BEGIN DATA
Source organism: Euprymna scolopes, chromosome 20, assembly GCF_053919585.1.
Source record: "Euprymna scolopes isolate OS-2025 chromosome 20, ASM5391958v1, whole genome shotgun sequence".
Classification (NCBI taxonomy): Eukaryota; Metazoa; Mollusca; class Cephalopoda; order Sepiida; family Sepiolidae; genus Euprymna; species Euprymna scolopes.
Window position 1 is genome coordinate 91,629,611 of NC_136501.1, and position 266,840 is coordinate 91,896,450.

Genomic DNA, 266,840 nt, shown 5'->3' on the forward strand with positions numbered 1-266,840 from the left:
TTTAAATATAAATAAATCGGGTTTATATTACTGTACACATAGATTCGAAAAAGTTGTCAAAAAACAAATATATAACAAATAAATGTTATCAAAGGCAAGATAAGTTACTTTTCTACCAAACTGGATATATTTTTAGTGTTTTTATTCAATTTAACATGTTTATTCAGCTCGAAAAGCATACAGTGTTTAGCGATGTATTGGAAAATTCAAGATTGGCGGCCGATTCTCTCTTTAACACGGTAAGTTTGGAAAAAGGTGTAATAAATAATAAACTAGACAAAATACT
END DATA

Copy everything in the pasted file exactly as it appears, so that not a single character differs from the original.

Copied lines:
Source organism: Euprymna scolopes, chromosome 20, assembly GCF_053919585.1.
Source record: "Euprymna scolopes isolate OS-2025 chromosome 20, ASM5391958v1, whole genome shotgun sequence".
Classification (NCBI taxonomy): Eukaryota; Metazoa; Mollusca; class Cephalopoda; order Sepiida; family Sepiolidae; genus Euprymna; species Euprymna scolopes.
Window position 1 is genome coordinate 91,629,611 of NC_136501.1, and position 266,840 is coordinate 91,896,450.

Genomic DNA, 266,840 nt, shown 5'->3' on the forward strand with positions numbered 1-266,840 from the left:
TTTAAATATAAATAAATCGGGTTTATATTACTGTACACATAGATTCGAAAAAGTTGTCAAAAAACAAATATATAACAAATAAATGTTATCAAAGGCAAGATAAGTTACTTTTCTACCAAACTGGATATATTTTTAGTGTTTTTATTCAATTTAACATGTTTATTCAGCTCGAAAAGCATACAGTGTTTAGCGATGTATTGGAAAATTCAAGATTGGCGGCCGATTCTCTCTTTAACACGGTAAGTTTGGAAAAAGGTGTAATAAATAATAAACTAGACAAAATACT